And if it continues, then, OK, we’ll make an arrest on the spot. Cops have a hard enough job to start with. The First Amendment doesn’t mean you can say whatever you please. 

James Montagnino to Saratoga Today

I applaud Mr. Montagnino’s sentiments. I wish him every success. Unfortunately, I am respectfully skeptical. I would like to find more tempered language, but he appears to be regrettably ignorant regarding the events of the last two years.

The leadership of the Public Safety Department has made many efforts to engage the leadership of Black Lives Matter with just these sentiments. Lexis Figuereo, the leader of the group made clear to Lieutenant Robert Jillson he had no interest in literally any discussion with the police. In fact, he texted the police that they should cease any attempts to call him.

This is hardly surprising. There is copious documentation of Mr. Figuereo and many of the other BLM people expressing their belief that the Saratoga Springs Police are incorrigible predators of people of color. A standard chant at their protests is “How do you spell murderers? SSPD.”

With respect to Mr. Montagnino, his scenario of a police officer offering three warnings before an arrest was never an option at our local BLM protests.

Now I very much hope that Mr. Montagnino can somehow change this dynamic. It just seems that he might acknowledge that his aspirational plan is not new. In fairness, he might acknowledge that Commissioner Robin Dalton, Chief Shane Crooks, and Lieutenant Robert Jillson all tried to respectfully deal with the Black Lives Matter leadership.

He would do well to thoroughly review the department’s efforts to find a peaceful path for dealing with the local BLM group.

Mr. Montagnino has an outstanding leadership team in the department to work with. It is my hope that together they will find a way forward. I hope that Mr. Montagnino will acknowledge that he will need a plan B, though.

The Civilian Review Board

Mr. Montagnino has some very interesting ideas for the proposed Civilian Review Board.

He thinks the chair should be selected either by the mayor alone or by the mayor with the consent of the city council.

He would like to see the members of the board randomly selected in the manner of a trial jury.

It would be interesting to see how a pool to draw from would be constituted.

On subpoena power for the Review Board:

I know that there are subpoenas, and then there are subpoenas. The most that we would have the power to authorize is an administrative subpoena. That does not carry with it contempt citations. So, if you were to ignore an administrative subpoena the most that could happen is a monetary fine and it’s a trivial (dollar) penalty. 

James Montagnino to Saratoga Today

As for the power of the Civilian Review Board:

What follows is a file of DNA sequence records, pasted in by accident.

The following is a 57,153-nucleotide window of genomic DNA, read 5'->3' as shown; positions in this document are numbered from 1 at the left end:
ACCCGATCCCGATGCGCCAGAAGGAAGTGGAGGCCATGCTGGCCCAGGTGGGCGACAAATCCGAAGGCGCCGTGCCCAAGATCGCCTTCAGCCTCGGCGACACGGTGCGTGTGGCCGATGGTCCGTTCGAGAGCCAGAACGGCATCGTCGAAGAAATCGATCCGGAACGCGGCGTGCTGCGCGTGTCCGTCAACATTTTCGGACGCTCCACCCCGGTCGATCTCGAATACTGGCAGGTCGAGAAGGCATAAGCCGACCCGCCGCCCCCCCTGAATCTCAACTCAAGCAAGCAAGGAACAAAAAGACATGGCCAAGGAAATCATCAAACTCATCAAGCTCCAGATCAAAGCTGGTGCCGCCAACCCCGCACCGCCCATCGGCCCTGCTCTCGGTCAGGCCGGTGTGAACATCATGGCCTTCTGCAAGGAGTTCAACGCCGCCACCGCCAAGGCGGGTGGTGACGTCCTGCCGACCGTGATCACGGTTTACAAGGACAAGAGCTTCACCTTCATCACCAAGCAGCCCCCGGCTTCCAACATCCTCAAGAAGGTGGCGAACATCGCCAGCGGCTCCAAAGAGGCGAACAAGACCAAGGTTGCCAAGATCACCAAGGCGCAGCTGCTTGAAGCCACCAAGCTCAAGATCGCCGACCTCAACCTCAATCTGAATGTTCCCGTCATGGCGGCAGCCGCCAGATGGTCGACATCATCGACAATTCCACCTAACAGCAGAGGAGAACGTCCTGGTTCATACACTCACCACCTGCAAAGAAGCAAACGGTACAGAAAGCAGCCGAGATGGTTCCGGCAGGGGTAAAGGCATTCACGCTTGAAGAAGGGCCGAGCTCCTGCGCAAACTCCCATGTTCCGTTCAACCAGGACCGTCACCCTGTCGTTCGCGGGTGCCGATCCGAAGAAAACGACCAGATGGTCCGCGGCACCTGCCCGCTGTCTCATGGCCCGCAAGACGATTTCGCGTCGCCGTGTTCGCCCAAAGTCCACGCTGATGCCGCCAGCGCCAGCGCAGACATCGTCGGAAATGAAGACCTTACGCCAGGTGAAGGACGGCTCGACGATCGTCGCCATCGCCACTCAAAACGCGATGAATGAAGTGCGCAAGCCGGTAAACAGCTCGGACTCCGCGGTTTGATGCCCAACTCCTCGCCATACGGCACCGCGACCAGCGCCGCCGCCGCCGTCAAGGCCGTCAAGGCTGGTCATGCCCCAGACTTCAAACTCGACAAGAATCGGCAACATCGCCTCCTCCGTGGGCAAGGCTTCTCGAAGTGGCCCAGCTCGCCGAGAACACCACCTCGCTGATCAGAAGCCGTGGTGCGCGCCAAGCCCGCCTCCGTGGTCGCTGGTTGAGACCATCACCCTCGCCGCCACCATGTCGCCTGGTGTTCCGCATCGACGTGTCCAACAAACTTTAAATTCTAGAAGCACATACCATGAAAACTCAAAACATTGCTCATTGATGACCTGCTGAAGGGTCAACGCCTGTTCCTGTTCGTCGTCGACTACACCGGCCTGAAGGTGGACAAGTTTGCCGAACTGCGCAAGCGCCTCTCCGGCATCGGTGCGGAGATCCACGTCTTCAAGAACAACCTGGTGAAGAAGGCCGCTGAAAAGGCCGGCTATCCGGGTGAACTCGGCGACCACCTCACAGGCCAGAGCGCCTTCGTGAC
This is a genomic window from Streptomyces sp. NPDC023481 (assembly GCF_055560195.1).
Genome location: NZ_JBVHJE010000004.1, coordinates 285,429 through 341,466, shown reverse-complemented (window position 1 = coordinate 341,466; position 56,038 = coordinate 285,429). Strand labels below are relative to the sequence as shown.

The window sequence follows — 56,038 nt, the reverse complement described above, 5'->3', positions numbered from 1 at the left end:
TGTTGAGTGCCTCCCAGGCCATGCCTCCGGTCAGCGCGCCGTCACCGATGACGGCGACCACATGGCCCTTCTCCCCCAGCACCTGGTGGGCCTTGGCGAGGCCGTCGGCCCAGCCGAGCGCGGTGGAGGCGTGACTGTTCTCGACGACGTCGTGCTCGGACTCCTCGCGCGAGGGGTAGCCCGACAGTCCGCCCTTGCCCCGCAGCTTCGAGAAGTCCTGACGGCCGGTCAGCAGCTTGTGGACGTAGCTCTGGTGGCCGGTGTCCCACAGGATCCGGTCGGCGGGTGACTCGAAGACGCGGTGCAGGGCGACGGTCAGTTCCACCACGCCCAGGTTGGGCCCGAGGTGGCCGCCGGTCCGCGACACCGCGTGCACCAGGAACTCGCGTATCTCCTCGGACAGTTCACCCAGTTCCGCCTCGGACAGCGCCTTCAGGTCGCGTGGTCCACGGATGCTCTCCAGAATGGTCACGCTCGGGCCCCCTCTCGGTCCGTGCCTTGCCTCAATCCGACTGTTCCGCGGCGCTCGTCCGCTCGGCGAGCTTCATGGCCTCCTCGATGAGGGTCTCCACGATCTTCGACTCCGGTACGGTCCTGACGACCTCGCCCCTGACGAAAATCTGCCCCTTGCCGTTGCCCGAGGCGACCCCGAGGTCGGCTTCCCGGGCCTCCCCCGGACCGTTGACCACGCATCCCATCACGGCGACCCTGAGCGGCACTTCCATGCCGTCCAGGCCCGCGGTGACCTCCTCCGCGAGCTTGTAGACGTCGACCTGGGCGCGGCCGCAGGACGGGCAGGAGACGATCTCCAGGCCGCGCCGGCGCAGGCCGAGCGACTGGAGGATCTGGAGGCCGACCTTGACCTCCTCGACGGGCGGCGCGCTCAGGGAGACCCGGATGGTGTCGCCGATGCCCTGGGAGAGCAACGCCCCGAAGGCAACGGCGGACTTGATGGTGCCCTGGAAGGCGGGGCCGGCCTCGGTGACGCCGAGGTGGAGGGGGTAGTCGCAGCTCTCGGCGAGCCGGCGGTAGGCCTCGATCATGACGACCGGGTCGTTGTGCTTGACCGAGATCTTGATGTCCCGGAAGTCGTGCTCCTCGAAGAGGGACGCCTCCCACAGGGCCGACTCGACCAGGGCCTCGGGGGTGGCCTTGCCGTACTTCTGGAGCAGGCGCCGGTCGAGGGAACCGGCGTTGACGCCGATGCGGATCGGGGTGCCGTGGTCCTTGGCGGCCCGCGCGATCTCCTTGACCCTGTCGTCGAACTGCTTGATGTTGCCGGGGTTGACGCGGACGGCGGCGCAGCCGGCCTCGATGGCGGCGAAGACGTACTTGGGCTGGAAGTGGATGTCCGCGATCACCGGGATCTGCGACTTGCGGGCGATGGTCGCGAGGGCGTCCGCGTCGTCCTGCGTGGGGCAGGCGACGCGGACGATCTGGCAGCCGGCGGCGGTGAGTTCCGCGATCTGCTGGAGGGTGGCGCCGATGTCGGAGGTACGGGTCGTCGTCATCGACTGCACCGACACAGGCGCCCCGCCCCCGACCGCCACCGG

“There’s nothing in the Task Force proposal after the CRB does what it does. Its power, according to the City Charter, is limited to a recommendation to the commission. They take testimony, examine evidence and make findings, conclusions and ultimately recommendations. That sounds simple enough, but what does that mean? So, what I want to do as the first commissioner to serve with a CRB is to create a framework for what would be the role of the Commissioner upon receiving the recommendations of the CRB. I see the commissioner’s role as an administrative appellate authority. I see my role as taking the recommendation and saying: OK, I want to see all of the evidence, not just the findings and conclusions; to review that myself for factual and legal sufficiency, so that the CRB is not the last word as to factual findings and legal conclusions – the Commissioner is. I think it’s important the Commissioner’s Office promulgate its own internal procedures, so that it’s not just what the CRB said rubber-stamped. There’s a significant amount of responsibility with having to come up with the next steps.”  [JK: This is exactly why the City Council took the position that more work needed to be done before establishing a CRB]

James Montagnino

How Will Black Lives Matter Respond?

It will be interesting to see how the Black Lives Matter group responds to all of this. They made it clear that any Civilian Review Board would have to have representation from their group on it. I expect they will bridle at his commitment to charge people who obstruct traffic or who verbally abuse the police.

James Montignino is a person with strong and thoughtful opinions. I look forward with interest to see how he fairs with BLM.

Incoming Mayor Ron Kim Fires Long Serving Assistant City Attorney Tony Izzo and Current City Attorney Vince DeLeonardis

The December 21, 2021 edition of the Daily Gazette reports that mayor-elect Ron Kim will terminate City Attorney Vince DeLeonardis and Assistant Attorney Tony Izzo.

I was stunned to learn of Tony’s dismissal. Tony Izzo has been the Assistant City Attorney for roughly the last thirty-five years through many administrations. No one loves and has devoted more time to our city than Tony.

People who follow this blog know that it is rare for past Mayor Joanne Yepsen and me to agree. The Gazette story reported that on February 17, 2016, Mayor Yepsen issued a proclamation acknowledging Tony’s service to our city.

The proclamation cited Izzo’s “incredibly impressive and detailed knowledge of city government, city history, city events and City Hall that is useful to all departments and employees on a daily basis,” along with his “exceptional work ethic, incredible selflessness, natural kindness, abundant compassion, wonderful sense of humor and able storytelling.”